Beijing Internet Court: whether a short video is original or not has nothing to do with its length

Do you have TikTok on your phone? Well, this Kat does – only, she has the Chinese version: Douyin (‘抖音’, which literally means ‘shaking sound’). 

Launched in September 2016, Douyin rapidly gained huge popularity. By December 2018, Douyin had 250 million average daily active users and 500 million monthly active users in China (source: 2018 Douyin big data report). 

The success of Douyin is no surprise. It provides a much easier way for users to express themselves: no computer or laptop is required – a mobile phone and an app are sufficient – and users can freely add music or ‘special effects’ from an in-app library to make their video more appealing. In addition, Douyin videos are normally maximum 15 seconds in length, which allows users to post or view videos much faster than on other video sharing apps. 

With its fast-emerging development, Douyin is starting to face some legal challenges, which, of course, include copyright issues. Earlier in March, this Kat introduced the ‘The 10 Highlights of Copyright in China 2018’, in which the seventh highlight related to a copyright case involving Douyin: 
7. Beijing Internet Court hears the first copyright case 
The Beijing Internet Court was established on 9 September 2018. The first case heard by the Court was a dispute in relation to the rights to distribution through Internet between short video streaming platforms Douyin and Huopai. The case was also the first in China in which a platform helped users defend their rights. Douyin requested the court to order Huopai to stop the infringement, apologise, and to pay a fine of CNY 1 million.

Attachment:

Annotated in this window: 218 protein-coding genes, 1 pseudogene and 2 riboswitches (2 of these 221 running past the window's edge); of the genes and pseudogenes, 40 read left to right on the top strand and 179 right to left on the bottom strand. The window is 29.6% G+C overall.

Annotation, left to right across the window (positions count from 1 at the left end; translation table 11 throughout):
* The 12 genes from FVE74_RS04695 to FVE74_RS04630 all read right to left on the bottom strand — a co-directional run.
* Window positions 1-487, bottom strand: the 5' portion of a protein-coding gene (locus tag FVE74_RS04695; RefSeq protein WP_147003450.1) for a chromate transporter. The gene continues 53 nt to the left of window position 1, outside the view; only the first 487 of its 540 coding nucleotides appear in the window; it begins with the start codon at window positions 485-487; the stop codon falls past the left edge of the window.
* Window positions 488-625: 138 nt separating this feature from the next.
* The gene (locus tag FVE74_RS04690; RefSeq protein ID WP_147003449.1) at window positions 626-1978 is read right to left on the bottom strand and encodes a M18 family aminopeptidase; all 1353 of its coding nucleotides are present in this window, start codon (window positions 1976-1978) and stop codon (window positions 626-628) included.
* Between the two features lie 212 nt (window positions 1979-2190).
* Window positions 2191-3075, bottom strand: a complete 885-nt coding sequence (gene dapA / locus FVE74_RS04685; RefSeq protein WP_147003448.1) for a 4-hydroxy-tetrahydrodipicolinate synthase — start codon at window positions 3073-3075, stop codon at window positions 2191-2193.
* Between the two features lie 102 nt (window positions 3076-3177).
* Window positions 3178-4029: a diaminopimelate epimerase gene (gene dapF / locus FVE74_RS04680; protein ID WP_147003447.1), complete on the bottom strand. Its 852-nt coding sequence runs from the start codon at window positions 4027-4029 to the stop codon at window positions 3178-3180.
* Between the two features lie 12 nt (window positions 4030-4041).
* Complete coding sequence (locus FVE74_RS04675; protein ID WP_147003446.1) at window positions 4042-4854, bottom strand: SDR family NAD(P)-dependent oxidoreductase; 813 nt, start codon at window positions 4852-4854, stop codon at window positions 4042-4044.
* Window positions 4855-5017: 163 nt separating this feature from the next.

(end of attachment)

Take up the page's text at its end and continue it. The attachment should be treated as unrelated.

The case is not final yet. One significance of the case was that the Court confirmed short videos could fulfil the originality requirement. 
This case has now been finalized and selected as one of The Top Ten IP Cases of 2018 in China. 


The plaintiff, Beijing Weibo Shijie Technology Co., Ltd., is the operator of Douyin, whilst the defendants, Baidu Online Network Technology (Beijing) Co., Ltd. and Baidu Wangxun Technology Co., Ltd., run Huopai – a similar video-sharing platform on mobile phones. 

In May 2018, ‘Black Face V’, a popular ‘Douyiner’ with 26.37 million followers, posted a 13-second video entitled ‘I want to tell you’ on Douyin, in which the watermarks of ‘Douyin’ and ‘ID: 145651081’ were embedded. 

Later on, an individual with ‘ID451670’ re-uploaded the same video on Huopai, without showing the said two watermarks, and provided download services. The plaintiff argued that the video made by ‘Black Face V’ should be subject to copyright protection, the result of which meant that the defendants’ unauthorised distribution and watermark-removal amounted to infringement.

For better reference, the video in discussion is presented below (it can also be watched via this link): 

The video was made in memorial of the tragic Wenchuan earthquake happened on 12 May, 2008. A rough translation of the gestures is: '512 (12 May), 10 (years), prayer, heart'. 

The bone of contention: originality and the length of short video 

(Case reference: [2018] Beijing 0491, First Instance Civil Judgment No. 1)